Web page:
Published by Mark
We’ve been seeing an awful lot of press and hearing many political speeches on the subject of personal bankruptcies and about home foreclosures. In my bankruptcy blog recently, I’ve been writing about some of the different strategies I discuss with my clients who are homeowners to help them avoid having the sheriff sell their home.
One area of financial hardship that hasn’t been making the headlines so often, but with which I have been dealing a lot in my bankruptcy law offices in Indiana, is auto repossession. I find that auto loan borrowers are having a really hard time, especially when there’s been a job loss or an illness in the family. Just as many people bought homes that were really too much for them to afford, the same thing is happening with cars. The number of “repos” has risen along with the number of bankruptcies and foreclosures.
An auto loan or lease is a secured loan, and until the loan is totally paid off, the creditor (who could be a dealer, a bank, a leasing company, or sometimes a collection agency or company that has bought the debt) has the right to take the car if the payments are not made. Once the car has been repossessed, the creditor may decide to sell it, either at an auction or privately. Then the creditor may pursue the individual for the remainder of the loan.
As a consumer bankruptcy specialist, I help clients seek the best possible solutions to all their financial issues, whether filing bankruptcy is their best course of action or not. When a car is repossessed, the debtor may still have the option of buying back the car by paying the amount owed on it, plus any expenses the repo company incurred. (By the way, any personal possessions that were in the car must be returned to the debtor.) Sometimes the creditor lets the borrower “catch up” on the missed payments and reinstate the contract.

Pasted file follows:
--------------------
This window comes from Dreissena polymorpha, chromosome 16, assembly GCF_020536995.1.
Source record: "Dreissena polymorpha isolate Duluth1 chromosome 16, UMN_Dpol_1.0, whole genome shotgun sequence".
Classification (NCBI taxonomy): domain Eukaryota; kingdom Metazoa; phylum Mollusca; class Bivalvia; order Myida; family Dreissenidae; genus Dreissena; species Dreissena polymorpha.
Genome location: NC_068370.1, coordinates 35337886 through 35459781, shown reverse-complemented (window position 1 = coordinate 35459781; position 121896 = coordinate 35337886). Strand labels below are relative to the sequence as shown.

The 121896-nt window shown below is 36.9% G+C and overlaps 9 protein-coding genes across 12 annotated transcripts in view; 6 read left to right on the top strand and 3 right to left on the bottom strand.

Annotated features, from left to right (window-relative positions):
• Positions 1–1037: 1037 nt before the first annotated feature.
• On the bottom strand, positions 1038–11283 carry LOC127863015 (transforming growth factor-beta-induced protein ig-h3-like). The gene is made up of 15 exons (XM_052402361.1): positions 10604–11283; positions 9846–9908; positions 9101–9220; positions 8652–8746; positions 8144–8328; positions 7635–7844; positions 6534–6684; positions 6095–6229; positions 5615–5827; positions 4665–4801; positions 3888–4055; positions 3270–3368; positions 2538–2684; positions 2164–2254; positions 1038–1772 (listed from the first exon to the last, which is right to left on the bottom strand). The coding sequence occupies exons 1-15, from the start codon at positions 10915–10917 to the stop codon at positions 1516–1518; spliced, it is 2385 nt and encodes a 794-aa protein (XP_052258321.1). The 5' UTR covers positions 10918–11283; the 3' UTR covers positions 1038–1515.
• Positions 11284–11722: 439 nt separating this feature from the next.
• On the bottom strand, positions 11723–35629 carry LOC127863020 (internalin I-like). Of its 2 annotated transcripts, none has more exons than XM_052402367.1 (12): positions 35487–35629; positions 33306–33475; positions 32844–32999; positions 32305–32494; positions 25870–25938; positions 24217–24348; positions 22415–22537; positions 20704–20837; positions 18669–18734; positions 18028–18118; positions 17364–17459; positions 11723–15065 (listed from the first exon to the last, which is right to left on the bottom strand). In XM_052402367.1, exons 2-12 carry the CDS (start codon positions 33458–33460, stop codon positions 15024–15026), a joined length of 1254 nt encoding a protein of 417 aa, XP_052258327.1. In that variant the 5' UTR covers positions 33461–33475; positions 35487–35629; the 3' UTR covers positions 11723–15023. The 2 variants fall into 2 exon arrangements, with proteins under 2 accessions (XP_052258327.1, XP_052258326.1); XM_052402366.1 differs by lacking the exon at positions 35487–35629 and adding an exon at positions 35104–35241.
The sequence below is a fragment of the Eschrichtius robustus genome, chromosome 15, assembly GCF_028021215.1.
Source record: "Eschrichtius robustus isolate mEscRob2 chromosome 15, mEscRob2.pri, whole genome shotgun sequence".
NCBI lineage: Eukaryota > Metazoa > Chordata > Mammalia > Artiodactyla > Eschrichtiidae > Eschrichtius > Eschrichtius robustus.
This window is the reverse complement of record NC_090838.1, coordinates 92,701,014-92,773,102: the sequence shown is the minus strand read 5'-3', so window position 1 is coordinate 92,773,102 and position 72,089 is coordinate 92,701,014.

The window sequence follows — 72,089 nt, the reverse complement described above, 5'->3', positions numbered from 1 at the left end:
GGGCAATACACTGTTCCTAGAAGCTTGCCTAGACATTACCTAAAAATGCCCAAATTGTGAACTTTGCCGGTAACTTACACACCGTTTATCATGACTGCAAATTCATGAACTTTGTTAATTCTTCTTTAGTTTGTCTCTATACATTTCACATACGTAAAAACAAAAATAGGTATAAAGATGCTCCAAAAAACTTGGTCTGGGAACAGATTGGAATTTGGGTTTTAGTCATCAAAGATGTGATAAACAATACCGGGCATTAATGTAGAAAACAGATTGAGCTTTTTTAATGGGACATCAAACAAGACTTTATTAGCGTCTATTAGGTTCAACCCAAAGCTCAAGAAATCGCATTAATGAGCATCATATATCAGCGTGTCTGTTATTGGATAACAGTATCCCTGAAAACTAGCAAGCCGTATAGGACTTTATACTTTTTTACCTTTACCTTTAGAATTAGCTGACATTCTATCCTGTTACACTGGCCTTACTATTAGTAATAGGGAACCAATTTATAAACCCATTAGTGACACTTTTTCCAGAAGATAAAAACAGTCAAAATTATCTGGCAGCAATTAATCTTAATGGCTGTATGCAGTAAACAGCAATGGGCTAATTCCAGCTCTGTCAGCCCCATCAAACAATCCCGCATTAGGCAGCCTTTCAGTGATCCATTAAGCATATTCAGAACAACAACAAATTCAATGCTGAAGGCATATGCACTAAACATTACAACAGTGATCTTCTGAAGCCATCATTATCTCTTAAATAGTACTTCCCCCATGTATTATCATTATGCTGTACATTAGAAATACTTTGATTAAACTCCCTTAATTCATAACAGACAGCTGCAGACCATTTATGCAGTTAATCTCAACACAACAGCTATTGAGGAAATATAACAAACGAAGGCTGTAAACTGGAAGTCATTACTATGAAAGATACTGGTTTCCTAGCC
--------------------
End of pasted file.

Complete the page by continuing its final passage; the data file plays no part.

Now, when a bankruptcy is being filed at or near the time of the repo of the car, things may get a little more complicated. Once the bankruptcy filing is official, the automatic stay prevents the car company from taking the car. In fact, if a Chapter 13 is filed within ten days of the repossession, the creditor must give the car back.
However, if car payments were missed and the car was seized and “disappeared” into the hands of the lender weeks before the start of the automatic stay, matters could get stickier. Most people absolutely need their car to get to work. Without work, their bankruptcy choices will be more limited, and their situation can really begin to deteriorate.
I think you can see why I keep repeating the rule about “Do it now!” when it comes to talking with a consumer debt adviser. The key is to seek professional help before the choices begin to narrow and a bad situation turns worse. The bankruptcy and repossession laws in Indiana are designed as a safety net for citizens who are in financial trouble, but the law can’t help if you don’t know how to use it.